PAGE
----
The Omani government’s allocation of subsidy to the electricity sector soared 23 per cent to RO 536.29 million in 2018, Nama Group — the holding company of state-owned power sector subsidiaries — announced here yesterday.
Nama Group CEO Omar al Wahaibi (pictured) attributed to uptick to a combination of factors, notably an increase in the number of electricity units sold during the year, as well as the strong growth in investment in power transmission and distribution infrastructure.
“Subsidy is a reflection of all of the investment we have in the system, and the more we invest in the system, the more it will be reflected in the subsidy. Given the fact that the customer pays a fixed tariff — and tariffs have not changed in a very long time — and as we keep investing in infrastructure — somebody has to be pay for all of this investment,” the CEO stated during a media briefing hosted by Nama Holding to announce the sector’s overall performance in 2018.
Government subsidy to the sector, in contrast, totalled around RO 456 million in 2017, which was itself lower by 8.3 per cent from the previous year’s tally of RO 497 million.
According to figures released by Nama Group, Mazoon Electricity accounted for the largest share of the subsidy (35.12 per cent), followed by Muscat Electricity (22.69 per cent), Rural Areas Electricity Company [Tanweer] (18.20 per cent), Majan Electricity (16.11 per cent) and Dhofar Power (7.88 per cent).
Significantly, government subsidy accounted for a hefty 43.66 per cent share of total revenues of RO 1.290 billion earned by Nama Group in 2018. Actual revenues earned from customers represented 42.95 per cent of the total. Desalinated water sold to the Public Authority for Water (PAW) contributed a 10.30 per cent share.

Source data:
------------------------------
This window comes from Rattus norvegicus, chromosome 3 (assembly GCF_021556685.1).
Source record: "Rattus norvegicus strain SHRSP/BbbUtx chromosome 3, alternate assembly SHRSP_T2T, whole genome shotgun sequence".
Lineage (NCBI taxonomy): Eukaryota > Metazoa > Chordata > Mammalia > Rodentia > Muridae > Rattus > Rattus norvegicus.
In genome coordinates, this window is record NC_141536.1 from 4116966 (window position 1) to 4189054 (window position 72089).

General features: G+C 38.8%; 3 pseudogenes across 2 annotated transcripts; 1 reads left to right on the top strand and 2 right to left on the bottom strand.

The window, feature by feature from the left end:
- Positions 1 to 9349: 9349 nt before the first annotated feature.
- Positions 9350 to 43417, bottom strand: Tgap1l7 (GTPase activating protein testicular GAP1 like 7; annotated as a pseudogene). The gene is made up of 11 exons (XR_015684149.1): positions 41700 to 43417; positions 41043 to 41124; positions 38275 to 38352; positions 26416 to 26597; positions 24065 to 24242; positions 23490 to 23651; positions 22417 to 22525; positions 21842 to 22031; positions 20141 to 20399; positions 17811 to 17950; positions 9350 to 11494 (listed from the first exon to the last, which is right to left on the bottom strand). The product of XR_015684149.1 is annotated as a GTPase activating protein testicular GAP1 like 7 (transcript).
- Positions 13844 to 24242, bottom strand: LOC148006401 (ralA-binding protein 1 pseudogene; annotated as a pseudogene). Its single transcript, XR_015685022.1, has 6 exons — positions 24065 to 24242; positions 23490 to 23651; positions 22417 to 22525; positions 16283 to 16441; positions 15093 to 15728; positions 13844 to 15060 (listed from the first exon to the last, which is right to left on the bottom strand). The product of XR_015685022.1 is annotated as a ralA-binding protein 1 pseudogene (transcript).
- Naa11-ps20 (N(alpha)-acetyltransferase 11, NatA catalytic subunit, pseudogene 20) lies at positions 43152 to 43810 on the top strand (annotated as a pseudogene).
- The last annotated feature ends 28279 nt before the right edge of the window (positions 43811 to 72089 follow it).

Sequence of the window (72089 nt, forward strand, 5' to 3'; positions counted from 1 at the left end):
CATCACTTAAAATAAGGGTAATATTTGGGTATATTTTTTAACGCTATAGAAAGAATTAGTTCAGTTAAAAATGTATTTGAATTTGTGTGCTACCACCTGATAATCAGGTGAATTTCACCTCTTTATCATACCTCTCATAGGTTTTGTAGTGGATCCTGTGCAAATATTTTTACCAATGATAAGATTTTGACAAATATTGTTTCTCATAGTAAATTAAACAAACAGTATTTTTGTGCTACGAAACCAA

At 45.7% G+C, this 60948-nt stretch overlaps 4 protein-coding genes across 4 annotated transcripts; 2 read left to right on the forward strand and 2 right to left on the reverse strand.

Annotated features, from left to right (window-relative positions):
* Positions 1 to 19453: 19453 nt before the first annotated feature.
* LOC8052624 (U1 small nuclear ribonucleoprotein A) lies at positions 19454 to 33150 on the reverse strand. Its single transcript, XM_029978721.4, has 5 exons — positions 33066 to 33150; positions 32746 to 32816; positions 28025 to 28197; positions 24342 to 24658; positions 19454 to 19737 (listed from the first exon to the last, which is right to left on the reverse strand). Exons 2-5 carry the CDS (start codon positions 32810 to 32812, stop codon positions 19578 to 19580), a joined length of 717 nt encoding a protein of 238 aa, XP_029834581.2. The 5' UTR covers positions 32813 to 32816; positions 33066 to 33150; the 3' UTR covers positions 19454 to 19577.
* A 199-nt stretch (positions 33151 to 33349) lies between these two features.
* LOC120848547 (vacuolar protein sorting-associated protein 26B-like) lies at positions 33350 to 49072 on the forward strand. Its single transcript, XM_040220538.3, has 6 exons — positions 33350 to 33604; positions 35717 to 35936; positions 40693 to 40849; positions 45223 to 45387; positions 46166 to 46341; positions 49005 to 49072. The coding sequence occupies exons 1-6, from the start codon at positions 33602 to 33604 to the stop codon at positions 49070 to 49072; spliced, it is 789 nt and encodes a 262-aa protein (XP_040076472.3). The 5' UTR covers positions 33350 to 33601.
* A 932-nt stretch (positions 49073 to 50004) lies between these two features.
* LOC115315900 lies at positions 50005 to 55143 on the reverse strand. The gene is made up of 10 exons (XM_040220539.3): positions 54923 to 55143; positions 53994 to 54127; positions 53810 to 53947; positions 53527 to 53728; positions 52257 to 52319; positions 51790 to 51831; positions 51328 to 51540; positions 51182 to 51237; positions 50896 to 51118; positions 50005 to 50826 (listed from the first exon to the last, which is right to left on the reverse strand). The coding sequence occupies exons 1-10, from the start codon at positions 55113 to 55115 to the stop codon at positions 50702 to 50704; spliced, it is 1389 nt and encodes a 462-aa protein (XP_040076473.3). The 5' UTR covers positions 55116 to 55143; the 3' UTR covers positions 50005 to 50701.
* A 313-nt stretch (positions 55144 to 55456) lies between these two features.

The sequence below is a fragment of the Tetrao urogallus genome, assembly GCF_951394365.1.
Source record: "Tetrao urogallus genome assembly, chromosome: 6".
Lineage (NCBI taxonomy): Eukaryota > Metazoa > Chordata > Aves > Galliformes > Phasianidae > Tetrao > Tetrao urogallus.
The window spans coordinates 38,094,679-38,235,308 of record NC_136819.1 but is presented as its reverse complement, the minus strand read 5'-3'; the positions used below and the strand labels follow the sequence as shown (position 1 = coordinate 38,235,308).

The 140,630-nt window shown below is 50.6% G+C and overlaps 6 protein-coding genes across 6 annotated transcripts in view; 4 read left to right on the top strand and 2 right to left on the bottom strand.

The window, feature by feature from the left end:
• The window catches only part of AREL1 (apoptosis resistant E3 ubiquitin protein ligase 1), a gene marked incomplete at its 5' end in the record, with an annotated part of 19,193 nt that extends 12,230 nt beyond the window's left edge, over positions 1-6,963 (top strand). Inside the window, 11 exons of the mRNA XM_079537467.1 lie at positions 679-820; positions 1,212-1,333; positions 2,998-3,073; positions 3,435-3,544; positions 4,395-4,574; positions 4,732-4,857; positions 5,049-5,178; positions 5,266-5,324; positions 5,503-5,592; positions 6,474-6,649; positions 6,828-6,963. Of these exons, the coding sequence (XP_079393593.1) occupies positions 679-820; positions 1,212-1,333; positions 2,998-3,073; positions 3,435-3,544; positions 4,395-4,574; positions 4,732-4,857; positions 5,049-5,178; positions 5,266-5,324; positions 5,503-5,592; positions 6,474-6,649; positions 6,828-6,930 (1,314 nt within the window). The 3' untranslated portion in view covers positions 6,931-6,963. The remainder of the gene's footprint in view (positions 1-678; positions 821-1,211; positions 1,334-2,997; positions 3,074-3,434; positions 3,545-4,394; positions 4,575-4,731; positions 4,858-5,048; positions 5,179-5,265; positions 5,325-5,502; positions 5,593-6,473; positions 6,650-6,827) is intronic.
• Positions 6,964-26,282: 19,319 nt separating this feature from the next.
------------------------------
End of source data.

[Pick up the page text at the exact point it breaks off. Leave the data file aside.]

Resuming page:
Aiding the uptick in revenues last year was a 3.98 per cent increase in the sales of electricity units, which climbed to 33,562 gigawatt-hours (GWH) in 2018, up from 32,277 GWH in 2017. A sizeable chunk (37.13 per cent) of these units was sold to customers who are subject to Cost Reflective Tariffs (CRT), which came into force from January 1, 2017. An estimated 10,000 government, commercial and industrial customers across the Sultanate, identified by electricity authorities as “large” power consumers, are currently subject CRT.
Total capital expenditure in the transmission and distribution networks owned and operated by Nama Group subsidiaries amounted to RO 378 million in 2018, as against an investment of RO 468.5 million made in 2017. Part of the funding came from the Lamar Financing Project — an initiative that has helped raise around RO 1.75 billion in funding for Nama Group projects over the 2015-2018 timeframe. During 2018, Tanweer announced the completion of an RO 154 million financing programme via Lamar.